Holly Black (the Curse Workers series) breaks new ground with this tale of a haunted doll that acts as a catalyst in a friendship between three 12-year-olds. The author captures the moment when a child crosses the threshold into adolescence--when boy-girl friendships come into question and imaginative games come under fire.
Zach, Poppy and Alice have been friends since they were small. Poppy used to ride her bike past Zach's house, and befriended Alice at a carnival. Zach is the first of the three to outwardly show signs of maturing. He shoots up physically and feels torn between continuing the role-playing games he enjoys with Poppy and Alice, and the ridicule he'd receive from his basketball teammates if they ever found out. Together, the three use action figures to create elaborate story lines. Zach's favorite is William the Blade, pirate captain of the Neptune's Pearl. Alice's Lady Jaye is "loud and wild, almost nothing like Alice," who acquiesces to her grandmother's overprotection. Poppy, as ringleader, often sets the story lines. One doll, the Queen, scares them. Polly's mother keeps her in a locked glass case. The Queen is "a bone china doll of a child with straw-gold curls and paper-white skin."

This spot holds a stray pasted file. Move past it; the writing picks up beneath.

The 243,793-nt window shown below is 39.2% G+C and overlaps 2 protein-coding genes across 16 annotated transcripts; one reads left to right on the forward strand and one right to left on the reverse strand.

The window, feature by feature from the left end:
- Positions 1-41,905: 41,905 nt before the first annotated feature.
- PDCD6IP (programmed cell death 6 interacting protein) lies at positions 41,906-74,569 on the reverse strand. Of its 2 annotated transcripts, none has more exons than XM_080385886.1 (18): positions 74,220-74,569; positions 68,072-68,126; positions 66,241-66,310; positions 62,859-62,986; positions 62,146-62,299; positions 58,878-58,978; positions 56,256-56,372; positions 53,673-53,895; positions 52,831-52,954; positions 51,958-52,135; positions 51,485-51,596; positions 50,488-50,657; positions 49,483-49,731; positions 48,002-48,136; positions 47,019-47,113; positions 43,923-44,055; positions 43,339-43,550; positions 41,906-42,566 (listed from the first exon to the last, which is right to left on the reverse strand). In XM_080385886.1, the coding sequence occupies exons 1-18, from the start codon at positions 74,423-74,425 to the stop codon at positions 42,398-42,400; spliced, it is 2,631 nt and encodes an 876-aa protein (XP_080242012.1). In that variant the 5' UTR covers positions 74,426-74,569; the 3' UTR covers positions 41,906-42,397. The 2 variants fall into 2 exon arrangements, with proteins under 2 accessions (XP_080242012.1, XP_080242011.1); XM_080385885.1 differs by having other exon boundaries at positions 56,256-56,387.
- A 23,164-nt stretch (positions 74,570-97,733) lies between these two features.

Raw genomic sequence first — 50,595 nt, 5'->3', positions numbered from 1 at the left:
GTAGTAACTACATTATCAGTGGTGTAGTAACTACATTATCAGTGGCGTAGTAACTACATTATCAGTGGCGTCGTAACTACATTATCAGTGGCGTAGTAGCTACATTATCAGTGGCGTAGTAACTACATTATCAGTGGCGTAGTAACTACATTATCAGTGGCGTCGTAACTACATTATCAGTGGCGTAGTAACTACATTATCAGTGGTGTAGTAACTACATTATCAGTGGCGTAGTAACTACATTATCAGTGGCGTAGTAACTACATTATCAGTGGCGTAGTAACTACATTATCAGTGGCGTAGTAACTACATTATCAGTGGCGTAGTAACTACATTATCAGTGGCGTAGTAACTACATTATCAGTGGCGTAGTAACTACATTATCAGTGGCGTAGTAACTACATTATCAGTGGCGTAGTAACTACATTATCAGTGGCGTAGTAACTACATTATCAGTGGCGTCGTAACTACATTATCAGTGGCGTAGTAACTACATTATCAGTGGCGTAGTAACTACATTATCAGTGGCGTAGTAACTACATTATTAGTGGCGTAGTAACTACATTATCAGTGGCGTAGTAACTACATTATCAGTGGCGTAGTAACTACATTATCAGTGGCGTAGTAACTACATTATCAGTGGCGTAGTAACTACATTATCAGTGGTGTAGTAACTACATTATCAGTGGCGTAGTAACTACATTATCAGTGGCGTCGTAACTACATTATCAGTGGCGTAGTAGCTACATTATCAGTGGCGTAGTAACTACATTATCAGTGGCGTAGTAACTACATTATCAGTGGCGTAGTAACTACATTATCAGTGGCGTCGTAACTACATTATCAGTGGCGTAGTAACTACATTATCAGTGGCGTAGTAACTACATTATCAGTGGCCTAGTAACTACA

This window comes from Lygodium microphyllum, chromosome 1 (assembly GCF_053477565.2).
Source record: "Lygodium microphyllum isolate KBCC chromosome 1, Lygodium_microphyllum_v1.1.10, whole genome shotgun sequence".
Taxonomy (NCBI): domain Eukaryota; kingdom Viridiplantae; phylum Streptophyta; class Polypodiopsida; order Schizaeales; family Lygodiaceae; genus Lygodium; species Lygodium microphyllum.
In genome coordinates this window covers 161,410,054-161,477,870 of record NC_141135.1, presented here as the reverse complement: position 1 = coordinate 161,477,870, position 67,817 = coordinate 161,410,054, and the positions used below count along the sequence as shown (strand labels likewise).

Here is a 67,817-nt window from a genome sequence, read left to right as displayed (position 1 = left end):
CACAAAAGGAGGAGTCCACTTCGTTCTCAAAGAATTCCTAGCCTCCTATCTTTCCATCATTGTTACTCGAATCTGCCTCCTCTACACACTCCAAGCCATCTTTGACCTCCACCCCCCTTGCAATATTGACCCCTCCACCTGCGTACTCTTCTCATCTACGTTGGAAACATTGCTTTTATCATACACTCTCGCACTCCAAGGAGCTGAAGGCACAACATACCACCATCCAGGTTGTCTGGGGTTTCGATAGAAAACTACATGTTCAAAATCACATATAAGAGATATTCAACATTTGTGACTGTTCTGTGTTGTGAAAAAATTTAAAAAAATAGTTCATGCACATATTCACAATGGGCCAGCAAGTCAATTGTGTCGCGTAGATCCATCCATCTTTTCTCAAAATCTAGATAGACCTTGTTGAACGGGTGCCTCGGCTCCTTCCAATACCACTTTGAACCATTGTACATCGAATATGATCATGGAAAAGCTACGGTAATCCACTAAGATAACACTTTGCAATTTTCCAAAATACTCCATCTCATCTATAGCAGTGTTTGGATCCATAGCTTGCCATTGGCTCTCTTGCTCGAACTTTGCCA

One day, while Zach is at school, his father throws out his toys. Tension between them escalates, and Zach contemplates running away. He cuts off ties with Alice and Poppy rather than tell them the truth--that William the Blade is gone and the game is over. Then the Queen starts talking to Poppy, explaining that she's a girl whose ashes are trapped inside the doll and who longs to be buried in a cemetery a bus ride away. The three sneak away to fulfill the ghost girl's wish, and they are forever changed by their quest.
This is realistic, contemporary fiction for middle graders with gothic overtones. It's as psychologically haunting as the ghost girl's physical haunting. Holly Black taps into the children's feelings of being pulled in several directions at once--questioning what they thought they knew of their families, their friends and themselves. They go from playing by the rules to making them up as they go along. The author also reveals the damaging effect of keeping a secret. Zach says, "[I]t seemed as though not telling Poppy and Alice what had happened to his action figures or why he didn't want to play made it hard to tell about other things, too." Black demonstrates how the children growing up also plays into the adults' fears. As her eyesight diminishes, Alice's grandmother exerts control over her grandchild; Zach's father is afraid his son will be just like him.
Black begins with an ordinary experience of childhood and gives it a wicked twist to reveal the truth at the center of the impulse for storytelling. --Jennifer M. Brown
Shelf Talker: In Holly Black's contemporary story with gothic overtones, a haunted doll acts as a catalyst in a friendship between three 12-year-olds.